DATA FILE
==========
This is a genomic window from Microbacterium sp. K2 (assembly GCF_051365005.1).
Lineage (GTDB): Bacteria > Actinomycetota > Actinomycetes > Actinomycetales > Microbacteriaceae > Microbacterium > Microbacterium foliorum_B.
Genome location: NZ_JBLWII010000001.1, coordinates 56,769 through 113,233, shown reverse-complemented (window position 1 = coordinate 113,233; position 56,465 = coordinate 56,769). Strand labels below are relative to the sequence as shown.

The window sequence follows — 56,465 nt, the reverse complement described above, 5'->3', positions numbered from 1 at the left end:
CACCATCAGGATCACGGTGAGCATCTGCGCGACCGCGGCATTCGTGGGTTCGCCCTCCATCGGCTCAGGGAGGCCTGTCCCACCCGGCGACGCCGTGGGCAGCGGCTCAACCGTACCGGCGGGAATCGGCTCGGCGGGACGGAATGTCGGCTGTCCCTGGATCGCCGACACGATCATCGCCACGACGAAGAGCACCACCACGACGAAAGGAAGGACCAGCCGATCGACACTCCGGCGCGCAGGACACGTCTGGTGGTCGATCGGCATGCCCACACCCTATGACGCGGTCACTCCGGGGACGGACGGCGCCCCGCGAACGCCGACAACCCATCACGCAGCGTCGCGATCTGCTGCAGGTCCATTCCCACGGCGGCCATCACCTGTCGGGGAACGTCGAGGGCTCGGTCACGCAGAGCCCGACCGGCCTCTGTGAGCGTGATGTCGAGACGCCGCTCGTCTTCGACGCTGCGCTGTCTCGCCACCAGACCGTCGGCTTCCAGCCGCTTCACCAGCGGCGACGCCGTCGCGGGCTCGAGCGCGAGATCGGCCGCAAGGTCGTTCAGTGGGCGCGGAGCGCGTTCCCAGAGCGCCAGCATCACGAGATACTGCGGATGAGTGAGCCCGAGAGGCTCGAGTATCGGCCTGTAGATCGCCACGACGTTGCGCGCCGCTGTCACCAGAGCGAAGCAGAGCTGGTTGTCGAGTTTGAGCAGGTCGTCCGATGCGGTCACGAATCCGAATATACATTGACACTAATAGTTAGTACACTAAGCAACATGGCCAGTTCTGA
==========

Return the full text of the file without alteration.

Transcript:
This is a genomic window from Microbacterium sp. K2 (assembly GCF_051365005.1).
Lineage (GTDB): Bacteria > Actinomycetota > Actinomycetes > Actinomycetales > Microbacteriaceae > Microbacterium > Microbacterium foliorum_B.
Genome location: NZ_JBLWII010000001.1, coordinates 56,769 through 113,233, shown reverse-complemented (window position 1 = coordinate 113,233; position 56,465 = coordinate 56,769). Strand labels below are relative to the sequence as shown.

The window sequence follows — 56,465 nt, the reverse complement described above, 5'->3', positions numbered from 1 at the left end:
CACCATCAGGATCACGGTGAGCATCTGCGCGACCGCGGCATTCGTGGGTTCGCCCTCCATCGGCTCAGGGAGGCCTGTCCCACCCGGCGACGCCGTGGGCAGCGGCTCAACCGTACCGGCGGGAATCGGCTCGGCGGGACGGAATGTCGGCTGTCCCTGGATCGCCGACACGATCATCGCCACGACGAAGAGCACCACCACGACGAAAGGAAGGACCAGCCGATCGACACTCCGGCGCGCAGGACACGTCTGGTGGTCGATCGGCATGCCCACACCCTATGACGCGGTCACTCCGGGGACGGACGGCGCCCCGCGAACGCCGACAACCCATCACGCAGCGTCGCGATCTGCTGCAGGTCCATTCCCACGGCGGCCATCACCTGTCGGGGAACGTCGAGGGCTCGGTCACGCAGAGCCCGACCGGCCTCTGTGAGCGTGATGTCGAGACGCCGCTCGTCTTCGACGCTGCGCTGTCTCGCCACCAGACCGTCGGCTTCCAGCCGCTTCACCAGCGGCGACGCCGTCGCGGGCTCGAGCGCGAGATCGGCCGCAAGGTCGTTCAGTGGGCGCGGAGCGCGTTCCCAGAGCGCCAGCATCACGAGATACTGCGGATGAGTGAGCCCGAGAGGCTCGAGTATCGGCCTGTAGATCGCCACGACGTTGCGCGCCGCTGTCACCAGAGCGAAGCAGAGCTGGTTGTCGAGTTTGAGCAGGTCGTCCGATGCGGTCACGAATCCGAATATACATTGACACTAATAGTTAGTACACTAAGCAACATGGCCAGTTCTGA